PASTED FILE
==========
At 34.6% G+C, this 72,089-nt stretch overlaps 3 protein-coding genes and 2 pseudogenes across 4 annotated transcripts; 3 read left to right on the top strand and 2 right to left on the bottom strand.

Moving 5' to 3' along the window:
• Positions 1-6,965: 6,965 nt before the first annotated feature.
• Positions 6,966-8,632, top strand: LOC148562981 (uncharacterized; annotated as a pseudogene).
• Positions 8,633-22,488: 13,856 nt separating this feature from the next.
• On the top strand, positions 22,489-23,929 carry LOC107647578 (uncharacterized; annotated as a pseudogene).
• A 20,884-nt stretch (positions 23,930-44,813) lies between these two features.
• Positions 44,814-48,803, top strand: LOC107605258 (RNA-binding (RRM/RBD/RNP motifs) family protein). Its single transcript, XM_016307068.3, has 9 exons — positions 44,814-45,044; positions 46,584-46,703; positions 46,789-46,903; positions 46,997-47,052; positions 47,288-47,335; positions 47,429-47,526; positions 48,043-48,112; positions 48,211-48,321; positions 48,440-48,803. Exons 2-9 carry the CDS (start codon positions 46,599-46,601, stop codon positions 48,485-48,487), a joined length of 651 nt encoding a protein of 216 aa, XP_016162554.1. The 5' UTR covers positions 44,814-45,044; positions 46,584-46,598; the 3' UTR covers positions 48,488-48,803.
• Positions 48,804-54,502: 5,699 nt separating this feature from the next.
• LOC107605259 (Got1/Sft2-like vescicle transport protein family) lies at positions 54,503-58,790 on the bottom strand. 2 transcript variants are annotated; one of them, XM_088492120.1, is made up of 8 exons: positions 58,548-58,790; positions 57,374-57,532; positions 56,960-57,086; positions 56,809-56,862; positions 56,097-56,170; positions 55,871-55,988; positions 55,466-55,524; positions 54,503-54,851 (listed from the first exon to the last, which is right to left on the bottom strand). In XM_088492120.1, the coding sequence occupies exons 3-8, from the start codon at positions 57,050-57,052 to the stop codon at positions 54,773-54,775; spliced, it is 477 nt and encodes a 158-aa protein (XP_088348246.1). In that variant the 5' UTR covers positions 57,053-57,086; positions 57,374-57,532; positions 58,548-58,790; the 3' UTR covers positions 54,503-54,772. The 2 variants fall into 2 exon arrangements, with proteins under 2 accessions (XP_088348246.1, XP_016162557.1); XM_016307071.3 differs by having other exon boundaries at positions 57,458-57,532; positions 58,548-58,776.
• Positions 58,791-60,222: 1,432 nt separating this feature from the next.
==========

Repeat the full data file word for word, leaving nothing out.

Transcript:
At 34.6% G+C, this 72,089-nt stretch overlaps 3 protein-coding genes and 2 pseudogenes across 4 annotated transcripts; 3 read left to right on the top strand and 2 right to left on the bottom strand.

Moving 5' to 3' along the window:
• Positions 1-6,965: 6,965 nt before the first annotated feature.
• Positions 6,966-8,632, top strand: LOC148562981 (uncharacterized; annotated as a pseudogene).
• Positions 8,633-22,488: 13,856 nt separating this feature from the next.
• On the top strand, positions 22,489-23,929 carry LOC107647578 (uncharacterized; annotated as a pseudogene).
• A 20,884-nt stretch (positions 23,930-44,813) lies between these two features.
• Positions 44,814-48,803, top strand: LOC107605258 (RNA-binding (RRM/RBD/RNP motifs) family protein). Its single transcript, XM_016307068.3, has 9 exons — positions 44,814-45,044; positions 46,584-46,703; positions 46,789-46,903; positions 46,997-47,052; positions 47,288-47,335; positions 47,429-47,526; positions 48,043-48,112; positions 48,211-48,321; positions 48,440-48,803. Exons 2-9 carry the CDS (start codon positions 46,599-46,601, stop codon positions 48,485-48,487), a joined length of 651 nt encoding a protein of 216 aa, XP_016162554.1. The 5' UTR covers positions 44,814-45,044; positions 46,584-46,598; the 3' UTR covers positions 48,488-48,803.
• Positions 48,804-54,502: 5,699 nt separating this feature from the next.
• LOC107605259 (Got1/Sft2-like vescicle transport protein family) lies at positions 54,503-58,790 on the bottom strand. 2 transcript variants are annotated; one of them, XM_088492120.1, is made up of 8 exons: positions 58,548-58,790; positions 57,374-57,532; positions 56,960-57,086; positions 56,809-56,862; positions 56,097-56,170; positions 55,871-55,988; positions 55,466-55,524; positions 54,503-54,851 (listed from the first exon to the last, which is right to left on the bottom strand). In XM_088492120.1, the coding sequence occupies exons 3-8, from the start codon at positions 57,050-57,052 to the stop codon at positions 54,773-54,775; spliced, it is 477 nt and encodes a 158-aa protein (XP_088348246.1). In that variant the 5' UTR covers positions 57,053-57,086; positions 57,374-57,532; positions 58,548-58,790; the 3' UTR covers positions 54,503-54,772. The 2 variants fall into 2 exon arrangements, with proteins under 2 accessions (XP_088348246.1, XP_016162557.1); XM_016307071.3 differs by having other exon boundaries at positions 57,458-57,532; positions 58,548-58,776.
• Positions 58,791-60,222: 1,432 nt separating this feature from the next.